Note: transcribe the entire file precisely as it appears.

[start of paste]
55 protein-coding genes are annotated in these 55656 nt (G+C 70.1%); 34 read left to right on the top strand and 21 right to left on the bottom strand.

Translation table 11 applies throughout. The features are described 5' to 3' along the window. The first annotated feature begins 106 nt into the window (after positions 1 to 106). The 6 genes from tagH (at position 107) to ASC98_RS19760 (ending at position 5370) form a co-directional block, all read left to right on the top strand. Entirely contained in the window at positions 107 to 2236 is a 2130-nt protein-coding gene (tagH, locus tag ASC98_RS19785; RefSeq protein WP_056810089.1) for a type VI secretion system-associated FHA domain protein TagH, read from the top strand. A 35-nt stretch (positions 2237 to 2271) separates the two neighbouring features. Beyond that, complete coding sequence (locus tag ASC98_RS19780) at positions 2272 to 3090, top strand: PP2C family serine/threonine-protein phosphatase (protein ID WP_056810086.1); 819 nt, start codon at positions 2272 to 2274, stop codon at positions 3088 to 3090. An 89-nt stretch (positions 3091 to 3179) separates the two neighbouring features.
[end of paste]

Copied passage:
55 protein-coding genes are annotated in these 55656 nt (G+C 70.1%); 34 read left to right on the top strand and 21 right to left on the bottom strand.

Translation table 11 applies throughout. The features are described 5' to 3' along the window. The first annotated feature begins 106 nt into the window (after positions 1 to 106). The 6 genes from tagH (at position 107) to ASC98_RS19760 (ending at position 5370) form a co-directional block, all read left to right on the top strand. Entirely contained in the window at positions 107 to 2236 is a 2130-nt protein-coding gene (tagH, locus tag ASC98_RS19785; RefSeq protein WP_056810089.1) for a type VI secretion system-associated FHA domain protein TagH, read from the top strand. A 35-nt stretch (positions 2237 to 2271) separates the two neighbouring features. Beyond that, complete coding sequence (locus tag ASC98_RS19780) at positions 2272 to 3090, top strand: PP2C family serine/threonine-protein phosphatase (protein ID WP_056810086.1); 819 nt, start codon at positions 2272 to 2274, stop codon at positions 3088 to 3090. An 89-nt stretch (positions 3091 to 3179) separates the two neighbouring features.